A multi-dimensional array containing the parameters of the imputation model from the burn-in phase. |

`par.imputation` |
A multi-dimensional array containing the parameters of the imputation model from the imputation phase. |

For objects of class `mitml`

, methods for the generic functions `print`

, `summary`

, and `plot`

are available to inspect the fitted imputation model.
`mitmlComplete`

is used for extracting the imputed data sets.

Simon Grund, Alexander Robitzsch, Oliver Luedtke

Schafer, J. L., and Yucel, R. M. (2002). Computational strategies for multivariate linear mixed-effects models with missing values. *Journal of Computational and Graphical Statistics, 11*, 437-457.

`jomoImpute`

, `mitmlComplete`

, `summary.mitml`

, `plot.mitml`

```
# NOTE: The number of iterations in these examples is much lower than it
# should be! This is done in order to comply with CRAN policies, and more
# iterations are recommended for applications in practice!
data(studentratings)
# *** ................................
# the 'type' interface
#
# * Example 1.1: 'ReadDis' and 'SES', predicted by 'ReadAchiev' and
# 'CognAbility', with random slope for 'ReadAchiev'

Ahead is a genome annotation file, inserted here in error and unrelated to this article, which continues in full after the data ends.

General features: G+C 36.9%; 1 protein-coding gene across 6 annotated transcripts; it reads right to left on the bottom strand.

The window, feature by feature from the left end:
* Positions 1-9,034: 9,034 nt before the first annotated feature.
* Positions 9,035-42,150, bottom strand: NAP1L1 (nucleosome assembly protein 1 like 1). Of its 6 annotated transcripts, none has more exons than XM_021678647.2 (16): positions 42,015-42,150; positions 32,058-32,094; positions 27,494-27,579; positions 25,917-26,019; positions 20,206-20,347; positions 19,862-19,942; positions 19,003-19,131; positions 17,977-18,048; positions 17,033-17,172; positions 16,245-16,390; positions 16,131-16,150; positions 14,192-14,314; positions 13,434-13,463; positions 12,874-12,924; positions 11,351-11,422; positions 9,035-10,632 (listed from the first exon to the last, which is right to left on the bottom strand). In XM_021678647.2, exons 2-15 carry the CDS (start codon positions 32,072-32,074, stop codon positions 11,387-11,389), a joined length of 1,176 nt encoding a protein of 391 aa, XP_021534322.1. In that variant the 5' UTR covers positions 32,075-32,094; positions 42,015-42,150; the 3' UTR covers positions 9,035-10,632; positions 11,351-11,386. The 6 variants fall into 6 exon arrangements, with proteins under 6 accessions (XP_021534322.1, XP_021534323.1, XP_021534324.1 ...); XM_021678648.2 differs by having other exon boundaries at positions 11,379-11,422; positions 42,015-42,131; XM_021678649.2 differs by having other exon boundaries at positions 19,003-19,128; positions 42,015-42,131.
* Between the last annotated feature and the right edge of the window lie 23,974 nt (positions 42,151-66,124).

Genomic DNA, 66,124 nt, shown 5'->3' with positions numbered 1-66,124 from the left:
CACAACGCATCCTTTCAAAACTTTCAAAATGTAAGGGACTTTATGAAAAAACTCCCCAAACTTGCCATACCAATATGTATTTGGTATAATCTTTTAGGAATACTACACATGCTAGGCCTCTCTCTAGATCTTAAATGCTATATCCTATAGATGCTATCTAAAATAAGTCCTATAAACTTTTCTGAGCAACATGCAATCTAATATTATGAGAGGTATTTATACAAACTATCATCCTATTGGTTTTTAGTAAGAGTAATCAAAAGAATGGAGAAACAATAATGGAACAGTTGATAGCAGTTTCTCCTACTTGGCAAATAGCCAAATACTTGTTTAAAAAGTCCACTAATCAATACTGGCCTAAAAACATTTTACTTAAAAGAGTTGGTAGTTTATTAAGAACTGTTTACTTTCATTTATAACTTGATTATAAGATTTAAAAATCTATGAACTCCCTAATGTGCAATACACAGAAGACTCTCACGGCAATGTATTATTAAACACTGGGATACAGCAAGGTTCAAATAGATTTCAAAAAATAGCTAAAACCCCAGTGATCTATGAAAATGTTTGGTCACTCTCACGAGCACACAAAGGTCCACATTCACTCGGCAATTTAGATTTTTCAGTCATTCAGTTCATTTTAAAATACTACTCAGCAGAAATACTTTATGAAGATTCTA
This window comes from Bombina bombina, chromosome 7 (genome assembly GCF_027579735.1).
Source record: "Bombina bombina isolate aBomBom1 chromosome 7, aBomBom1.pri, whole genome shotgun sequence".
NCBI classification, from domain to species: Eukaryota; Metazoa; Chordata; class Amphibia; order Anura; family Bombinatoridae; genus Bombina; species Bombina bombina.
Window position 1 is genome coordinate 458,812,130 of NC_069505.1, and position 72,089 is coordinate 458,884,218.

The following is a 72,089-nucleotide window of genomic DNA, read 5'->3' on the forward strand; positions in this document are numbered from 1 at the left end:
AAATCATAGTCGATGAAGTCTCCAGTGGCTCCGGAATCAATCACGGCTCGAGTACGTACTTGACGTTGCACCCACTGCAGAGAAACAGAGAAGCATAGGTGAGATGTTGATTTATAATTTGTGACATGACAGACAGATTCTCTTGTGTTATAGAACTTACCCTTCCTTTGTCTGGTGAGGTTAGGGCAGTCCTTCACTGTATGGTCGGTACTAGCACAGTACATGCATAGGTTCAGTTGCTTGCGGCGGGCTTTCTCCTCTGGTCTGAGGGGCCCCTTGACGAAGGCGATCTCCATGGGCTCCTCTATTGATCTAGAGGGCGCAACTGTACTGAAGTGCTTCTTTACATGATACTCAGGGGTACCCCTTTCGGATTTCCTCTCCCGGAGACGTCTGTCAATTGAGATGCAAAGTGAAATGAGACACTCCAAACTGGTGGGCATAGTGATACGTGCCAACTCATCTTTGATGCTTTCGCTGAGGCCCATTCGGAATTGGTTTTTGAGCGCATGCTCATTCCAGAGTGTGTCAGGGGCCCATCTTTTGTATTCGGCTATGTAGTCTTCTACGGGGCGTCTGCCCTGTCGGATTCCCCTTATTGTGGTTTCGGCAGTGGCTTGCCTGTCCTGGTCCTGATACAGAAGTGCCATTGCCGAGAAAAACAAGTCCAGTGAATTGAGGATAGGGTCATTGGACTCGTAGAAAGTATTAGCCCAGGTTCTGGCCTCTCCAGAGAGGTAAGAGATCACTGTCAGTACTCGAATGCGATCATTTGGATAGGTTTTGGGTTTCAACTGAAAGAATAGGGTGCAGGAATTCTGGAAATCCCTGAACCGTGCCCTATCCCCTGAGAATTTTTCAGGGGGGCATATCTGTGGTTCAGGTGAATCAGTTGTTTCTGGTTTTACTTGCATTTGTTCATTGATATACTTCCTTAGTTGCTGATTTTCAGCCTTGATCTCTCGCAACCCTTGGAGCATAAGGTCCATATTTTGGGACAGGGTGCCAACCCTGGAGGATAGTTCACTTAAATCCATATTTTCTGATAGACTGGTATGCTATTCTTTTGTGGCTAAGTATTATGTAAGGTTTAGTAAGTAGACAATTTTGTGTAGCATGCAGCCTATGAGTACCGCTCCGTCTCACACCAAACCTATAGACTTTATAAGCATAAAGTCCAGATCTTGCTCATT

type <- c(-2, 0, 0, 0, 0, 0, 3, 1, 2, 0)
names(type) <- colnames(studentratings)
type
imp <- panImpute(studentratings, type = type, n.burn = 1000, n.iter = 100, m = 5)
# * Example 1.2: 'ReadDis' and 'SES' groupwise for 'FedState',
# and predicted by 'ReadAchiev'
type <- c(-2, -1, 0, 0, 0, 0, 2, 1, 0, 0)
names(type) <- colnames(studentratings)
type
imp <- panImpute(studentratings, type = type, n.burn = 1000, n.iter = 100, m = 5)
# *** ................................
# the 'formula' interface
#
# * Example 2.1: imputation of 'ReadDis', predicted by 'ReadAchiev'
# (random intercept)
fml <- ReadDis ~ ReadAchiev + (1|ID)
imp <- panImpute(studentratings, formula = fml, n.burn = 1000, n.iter = 100, m = 5)
# ... the intercept can be suppressed using '0' or '-1' (here for fixed intercept)
fml <- ReadDis ~ 0 + ReadAchiev + (1|ID)
imp <- panImpute(studentratings, formula = fml, n.burn = 1000, n.iter = 100, m = 5)
# * Example 2.2: imputation of 'ReadDis', predicted by 'ReadAchiev'
# (random slope)
fml <- ReadDis ~ ReadAchiev + (1+ReadAchiev|ID)
imp <- panImpute(studentratings, formula = fml, n.burn = 1000, n.iter = 100, m = 5)
# * Example 2.3: imputation of 'ReadDis', predicted by 'ReadAchiev',
# groupwise for 'FedState'
fml <- ReadDis ~ ReadAchiev + (1|ID)
imp <- panImpute(studentratings, formula = fml, group = "FedState", n.burn = 1000,
n.iter = 100, m = 5)
# * Example 2.4: imputation of 'ReadDis', predicted by 'ReadAchiev'
# including the cluster mean of 'ReadAchiev' as an additional predictor
fml <- ReadDis ~ ReadAchiev + I(clusterMeans(ReadAchiev, ID)) + (1|ID)
imp <- panImpute(studentratings, formula = fml, n.burn = 1000, n.iter = 100, m = 5)
# ... using 'save.pred' to save the calculated cluster means in the data set
fml <- ReadDis ~ ReadAchiev + I(clusterMeans(ReadAchiev, ID)) + (1|ID)
imp <- panImpute(studentratings, formula = fml, n.burn = 1000, n.iter = 100, m = 5,
save.pred = TRUE)
head(mitmlComplete(imp, print = 1))
```

mitml documentation built on March 31, 2023, 7:01 p.m.